Bulgarian authorities confirmed last week that Iranian-backed, Lebanese Shi’ite terror-organisation Hezbollah was the architect behind the deadly bus bombing that killed five Israeli civilians and the local bus driver in Burgas last summer.
The country’s Interior Minister Tsvetan Tsvetanov declared that two of the three suicide bombers “were members of the militant wing of Hezbollah” and that data was “showing the financing and connection between Hezbollah and the two suspects.”
Despite the evidence, both Hezbollah and Iran categorically deny involvement in the attack.
Deputy Hezbollah leader Naim Qassem said Israel was directing “allegations and incitements and accusations against Hezbollah” and added that the organisation “will not submit to these pressures (…) and that the compass will remain directed towards Israel.”
A similar message was conveyed by the regime in Theran: “This has nothing to do with Iran,” Gholamreza Bageri told reporters. “We are against any form of terrorism and strongly condemn such actions.”
What makes the Burgas attack particularly explosive is the fact that it happened on European soil sparking new debate over the EU’s policy towards Hezbollah, which varies widely across the Union. The pressure from the US and Canada to ban Hezbollah once and for all is steadily growing.
Right now, the Netherlands is the only country that has Hezbollah on its official terrorist list. It allows the government to outlaw the organisation’s activities, freeze bank accounts and assets, and put suspected members under surveillance.
The UK has a more ambiguous and problematic policy, making a distinction between the organisation’s ‘political’ and ‘military’ wings, although Foreign Secretary William Hague has indicated that the government would likely back a full ban of the organisation.
Throughout the rest of Europe, Hezbollah can engage freely in political activities and fundraising.
In Germany, up to 950 are believed to operate in the country, which is regarded as a stronghold for the organisation in Europe and key to its fundraising capabilities.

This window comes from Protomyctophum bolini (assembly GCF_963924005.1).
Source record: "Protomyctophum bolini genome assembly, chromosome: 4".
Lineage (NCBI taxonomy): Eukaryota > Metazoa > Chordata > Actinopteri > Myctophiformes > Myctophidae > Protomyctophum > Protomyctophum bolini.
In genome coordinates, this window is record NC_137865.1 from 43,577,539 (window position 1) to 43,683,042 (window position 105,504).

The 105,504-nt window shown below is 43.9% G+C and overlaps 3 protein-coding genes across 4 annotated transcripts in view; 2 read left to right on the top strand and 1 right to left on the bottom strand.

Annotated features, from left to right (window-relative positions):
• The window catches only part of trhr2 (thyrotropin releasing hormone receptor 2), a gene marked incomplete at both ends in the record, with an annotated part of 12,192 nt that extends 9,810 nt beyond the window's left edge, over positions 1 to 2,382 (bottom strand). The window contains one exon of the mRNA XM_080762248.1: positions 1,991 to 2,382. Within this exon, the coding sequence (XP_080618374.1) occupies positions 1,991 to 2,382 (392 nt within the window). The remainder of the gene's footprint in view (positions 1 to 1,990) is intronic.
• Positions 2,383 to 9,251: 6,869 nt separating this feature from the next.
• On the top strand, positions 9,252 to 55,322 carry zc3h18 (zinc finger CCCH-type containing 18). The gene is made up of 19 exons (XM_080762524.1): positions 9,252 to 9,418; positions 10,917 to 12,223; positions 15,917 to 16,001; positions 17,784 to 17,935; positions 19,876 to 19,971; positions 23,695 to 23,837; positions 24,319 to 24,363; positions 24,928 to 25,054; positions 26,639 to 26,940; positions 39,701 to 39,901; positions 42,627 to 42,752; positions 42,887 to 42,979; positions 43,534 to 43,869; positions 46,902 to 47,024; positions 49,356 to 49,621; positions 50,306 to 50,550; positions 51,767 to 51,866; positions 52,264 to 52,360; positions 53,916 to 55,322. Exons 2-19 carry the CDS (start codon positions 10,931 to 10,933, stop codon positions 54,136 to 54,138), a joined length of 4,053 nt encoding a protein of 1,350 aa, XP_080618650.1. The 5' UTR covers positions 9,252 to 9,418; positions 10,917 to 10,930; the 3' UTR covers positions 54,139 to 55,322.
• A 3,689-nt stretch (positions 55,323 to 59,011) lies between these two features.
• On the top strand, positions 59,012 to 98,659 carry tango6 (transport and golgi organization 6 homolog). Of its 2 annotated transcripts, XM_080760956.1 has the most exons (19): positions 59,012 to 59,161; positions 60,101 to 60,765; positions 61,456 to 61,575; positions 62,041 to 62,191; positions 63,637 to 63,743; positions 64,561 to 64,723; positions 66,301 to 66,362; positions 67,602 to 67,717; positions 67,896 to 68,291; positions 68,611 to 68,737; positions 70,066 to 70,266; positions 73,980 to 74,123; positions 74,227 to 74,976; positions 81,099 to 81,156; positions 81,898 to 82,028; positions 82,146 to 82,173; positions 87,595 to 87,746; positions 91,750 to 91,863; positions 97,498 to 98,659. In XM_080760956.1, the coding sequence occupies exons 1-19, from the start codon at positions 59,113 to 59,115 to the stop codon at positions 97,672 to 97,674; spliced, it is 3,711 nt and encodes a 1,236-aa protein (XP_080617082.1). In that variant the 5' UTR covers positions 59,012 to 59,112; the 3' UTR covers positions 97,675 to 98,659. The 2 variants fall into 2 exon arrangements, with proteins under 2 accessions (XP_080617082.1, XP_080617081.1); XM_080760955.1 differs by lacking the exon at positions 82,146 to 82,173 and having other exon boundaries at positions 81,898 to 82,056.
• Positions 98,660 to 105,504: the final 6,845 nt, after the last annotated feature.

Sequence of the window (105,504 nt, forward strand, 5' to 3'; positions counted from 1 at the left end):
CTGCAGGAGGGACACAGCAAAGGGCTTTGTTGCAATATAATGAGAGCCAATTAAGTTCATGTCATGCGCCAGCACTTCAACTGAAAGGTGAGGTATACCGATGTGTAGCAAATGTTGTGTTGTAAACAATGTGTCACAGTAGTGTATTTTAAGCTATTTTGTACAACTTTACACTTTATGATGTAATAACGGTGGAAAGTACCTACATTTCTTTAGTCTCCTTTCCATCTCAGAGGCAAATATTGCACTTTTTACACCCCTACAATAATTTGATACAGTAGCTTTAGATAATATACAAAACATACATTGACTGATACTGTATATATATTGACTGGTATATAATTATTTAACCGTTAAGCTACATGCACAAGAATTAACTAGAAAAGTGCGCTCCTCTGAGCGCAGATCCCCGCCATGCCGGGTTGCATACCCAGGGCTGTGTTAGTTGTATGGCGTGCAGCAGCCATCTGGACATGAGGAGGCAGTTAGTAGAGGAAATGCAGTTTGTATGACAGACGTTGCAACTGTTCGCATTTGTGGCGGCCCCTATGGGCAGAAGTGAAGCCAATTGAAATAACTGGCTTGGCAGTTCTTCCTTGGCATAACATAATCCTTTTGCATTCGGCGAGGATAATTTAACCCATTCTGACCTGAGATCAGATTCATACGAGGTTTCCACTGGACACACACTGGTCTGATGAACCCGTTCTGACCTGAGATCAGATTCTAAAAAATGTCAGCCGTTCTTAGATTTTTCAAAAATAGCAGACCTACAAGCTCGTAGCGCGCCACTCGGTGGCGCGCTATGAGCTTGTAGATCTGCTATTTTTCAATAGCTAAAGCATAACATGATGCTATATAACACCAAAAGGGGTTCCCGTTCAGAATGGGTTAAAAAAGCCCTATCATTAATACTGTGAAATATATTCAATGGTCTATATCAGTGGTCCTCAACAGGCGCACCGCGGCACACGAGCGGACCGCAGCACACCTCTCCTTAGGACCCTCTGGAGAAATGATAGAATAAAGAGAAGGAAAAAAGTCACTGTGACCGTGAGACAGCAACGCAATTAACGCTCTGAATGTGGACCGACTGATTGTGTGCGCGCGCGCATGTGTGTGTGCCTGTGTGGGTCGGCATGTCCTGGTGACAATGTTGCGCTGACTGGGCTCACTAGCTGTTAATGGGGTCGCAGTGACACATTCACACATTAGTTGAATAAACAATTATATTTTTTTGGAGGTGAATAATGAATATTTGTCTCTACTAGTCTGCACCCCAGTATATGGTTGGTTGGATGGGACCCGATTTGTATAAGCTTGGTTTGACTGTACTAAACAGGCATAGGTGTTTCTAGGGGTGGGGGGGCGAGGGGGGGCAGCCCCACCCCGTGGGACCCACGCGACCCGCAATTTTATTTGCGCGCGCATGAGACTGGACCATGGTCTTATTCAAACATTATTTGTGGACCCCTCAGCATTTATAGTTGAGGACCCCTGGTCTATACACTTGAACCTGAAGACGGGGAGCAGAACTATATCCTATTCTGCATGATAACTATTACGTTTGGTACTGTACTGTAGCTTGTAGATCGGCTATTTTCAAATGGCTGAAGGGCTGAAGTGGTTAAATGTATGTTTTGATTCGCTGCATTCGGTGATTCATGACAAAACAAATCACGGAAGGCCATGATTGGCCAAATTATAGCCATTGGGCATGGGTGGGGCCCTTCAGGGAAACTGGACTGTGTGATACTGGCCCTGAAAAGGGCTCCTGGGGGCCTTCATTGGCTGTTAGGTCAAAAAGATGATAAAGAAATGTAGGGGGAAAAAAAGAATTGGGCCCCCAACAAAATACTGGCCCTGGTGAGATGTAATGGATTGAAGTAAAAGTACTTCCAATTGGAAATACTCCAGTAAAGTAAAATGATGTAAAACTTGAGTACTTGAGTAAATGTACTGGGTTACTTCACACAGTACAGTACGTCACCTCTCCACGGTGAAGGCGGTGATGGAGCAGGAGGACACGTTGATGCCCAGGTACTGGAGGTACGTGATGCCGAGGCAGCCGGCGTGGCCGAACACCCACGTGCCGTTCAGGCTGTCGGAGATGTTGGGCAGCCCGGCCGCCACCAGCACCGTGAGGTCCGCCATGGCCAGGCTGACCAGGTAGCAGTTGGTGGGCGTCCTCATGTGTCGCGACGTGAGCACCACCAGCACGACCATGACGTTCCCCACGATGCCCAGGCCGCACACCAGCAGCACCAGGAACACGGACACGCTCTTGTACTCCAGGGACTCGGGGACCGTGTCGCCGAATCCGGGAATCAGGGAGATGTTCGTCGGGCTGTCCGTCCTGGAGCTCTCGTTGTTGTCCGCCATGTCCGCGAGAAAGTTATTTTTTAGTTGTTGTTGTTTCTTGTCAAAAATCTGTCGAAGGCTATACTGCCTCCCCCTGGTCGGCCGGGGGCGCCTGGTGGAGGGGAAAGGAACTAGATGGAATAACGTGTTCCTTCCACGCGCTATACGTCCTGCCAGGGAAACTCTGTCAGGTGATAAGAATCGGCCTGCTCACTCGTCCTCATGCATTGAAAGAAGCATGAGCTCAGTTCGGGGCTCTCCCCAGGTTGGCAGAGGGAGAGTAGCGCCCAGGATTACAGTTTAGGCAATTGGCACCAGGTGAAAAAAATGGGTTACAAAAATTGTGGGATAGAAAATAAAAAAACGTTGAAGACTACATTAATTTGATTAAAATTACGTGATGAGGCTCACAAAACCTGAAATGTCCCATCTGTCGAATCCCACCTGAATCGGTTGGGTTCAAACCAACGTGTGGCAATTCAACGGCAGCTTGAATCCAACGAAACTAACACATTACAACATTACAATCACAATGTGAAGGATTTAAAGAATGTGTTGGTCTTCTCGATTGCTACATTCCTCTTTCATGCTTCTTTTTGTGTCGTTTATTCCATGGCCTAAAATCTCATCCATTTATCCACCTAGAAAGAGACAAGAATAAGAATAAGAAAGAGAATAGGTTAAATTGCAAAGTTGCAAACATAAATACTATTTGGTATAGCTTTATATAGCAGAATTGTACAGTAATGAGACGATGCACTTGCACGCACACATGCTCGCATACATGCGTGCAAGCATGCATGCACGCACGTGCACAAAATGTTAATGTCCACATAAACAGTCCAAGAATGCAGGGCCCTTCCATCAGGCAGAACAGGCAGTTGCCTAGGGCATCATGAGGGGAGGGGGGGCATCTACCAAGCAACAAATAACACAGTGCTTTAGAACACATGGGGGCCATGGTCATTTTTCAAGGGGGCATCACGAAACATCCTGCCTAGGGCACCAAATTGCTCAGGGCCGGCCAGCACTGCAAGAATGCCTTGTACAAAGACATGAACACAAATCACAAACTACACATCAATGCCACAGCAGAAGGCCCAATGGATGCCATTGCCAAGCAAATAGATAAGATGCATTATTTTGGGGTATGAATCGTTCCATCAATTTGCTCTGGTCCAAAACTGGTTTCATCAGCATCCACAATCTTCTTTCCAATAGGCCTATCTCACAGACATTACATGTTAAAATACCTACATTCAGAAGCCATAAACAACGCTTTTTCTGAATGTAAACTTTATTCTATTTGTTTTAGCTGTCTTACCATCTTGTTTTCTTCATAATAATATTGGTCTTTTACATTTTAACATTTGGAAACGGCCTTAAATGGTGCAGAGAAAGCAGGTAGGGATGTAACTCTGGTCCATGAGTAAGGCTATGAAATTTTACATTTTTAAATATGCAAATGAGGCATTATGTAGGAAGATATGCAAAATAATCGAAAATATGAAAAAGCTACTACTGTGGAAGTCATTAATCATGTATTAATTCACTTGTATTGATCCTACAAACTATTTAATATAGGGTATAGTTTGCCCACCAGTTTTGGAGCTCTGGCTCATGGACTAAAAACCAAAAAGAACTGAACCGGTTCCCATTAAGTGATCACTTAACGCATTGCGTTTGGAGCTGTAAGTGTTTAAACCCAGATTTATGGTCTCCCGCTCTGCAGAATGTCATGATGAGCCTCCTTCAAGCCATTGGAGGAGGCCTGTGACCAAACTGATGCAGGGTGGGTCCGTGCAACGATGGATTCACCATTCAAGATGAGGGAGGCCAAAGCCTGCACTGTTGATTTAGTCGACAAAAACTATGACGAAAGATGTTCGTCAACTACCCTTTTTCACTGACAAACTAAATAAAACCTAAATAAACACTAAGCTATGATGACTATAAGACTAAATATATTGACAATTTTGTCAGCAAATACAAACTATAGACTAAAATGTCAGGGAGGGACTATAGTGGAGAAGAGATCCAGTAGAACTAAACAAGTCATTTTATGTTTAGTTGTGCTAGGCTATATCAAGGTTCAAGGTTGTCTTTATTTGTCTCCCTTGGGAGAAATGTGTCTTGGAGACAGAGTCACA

Several EU countries remain in strong opposition to a potential EU ban, most notably France and the Scandinavian countries. The latter have a history of remaining neutral and opposing legislation that takes a stance against one group or another. According to Swedish Foreign Minister Carl Bildt, the EU needs to “reflect seriously on consequences of [the] Bulgarian probe naming Hezbollah as behind [the] terrorist attack.”
France, Lebanon’s former colonial power, believes that outlawing the organisation would put French lives at risk and have a negative impact on the relationship between Paris and Beirut.
So it seems highly unlikely that the Bulgarian attack will eventually lead to a significant change in the EU’s approach towards Hezbollah. To alter the current policy, a unanimous vote would be required by the 27 member states. A full and comprehensive ban is thus almost impossible to achieve. The best compromise seems to be following the British example, whereby the EU would make a distinction between Hezbollah’s political and military wing.
The self-defeating structure and decision-making processes of the EU bring out the worst of the organisation. It makes it incapable of taking decisive action and always reduces it to finding agreement on the lowest common denominator, with the result that the problem remains unsolved.
No one is satisfied with the outcome, but at least no one officially rebels against the decision. That is the EU’s modus operandi.
Such sentiments were reflected by the spokesman of the EU’s High Representative for Foreign Affairs, Catherine Ashton, who issued a statement in which Hezbollah was not even mentioned by name: “the terrorists who planned and carried out the Burgas attack must be brought to justice.”
But if the EU cannot even resolve a dispute over such a clear cut case, how is it supposed to deal with far more complex and controversial foreign and security policy issues in a competent way?
Hezbollah’s record leaves little doubt over the organisation’s nature and ideology, which is in clear breach of the EU’s fundamental principles.
Hezbollah is Iran’s terror proxy, a country regarded by several EU member states as the greatest current threat to peace and stability in the world, and responsible for the death of thousands of innocent civilians. The EU itself declared in 2012 that there was “clear evidence of terrorist activity” by Hezbollah.
The dichotomy of a political and military wing is misguided and dangerous. Just as much as Gerry Adams and Martin McGuiness had influence over the IRA’s military council, so has Hassan Nasrallah the ultimate power over all Hezbollah activities. Hezbollah is not a charitable, social movement. It is a terrorist organisation with global outreach, funded by pariah state Iran, which hides behind hospitals and schools to cover up its true agenda and ideology.
The trail of blood speaks for itself.
Hezbollah was responsible for the 1983 Beirut bombing that killed 58 French peacekeepers and 241 American Marines, regularly engages in deadly attacks against Israeli civilians, and supports the mass-murdering regime of Bashar al Assad in Syria.
But the EU’s incompetence to speak with one voice in the wake of a crisis has once more been exposed. All the evidence is not enough to compete with the different national policy agendas of EU member states, and to lead to an unequivocal ban of Hezbollah.
The winners are our enemies. They take advantage of such weakness, and exploit our differences. And Europe is letting them.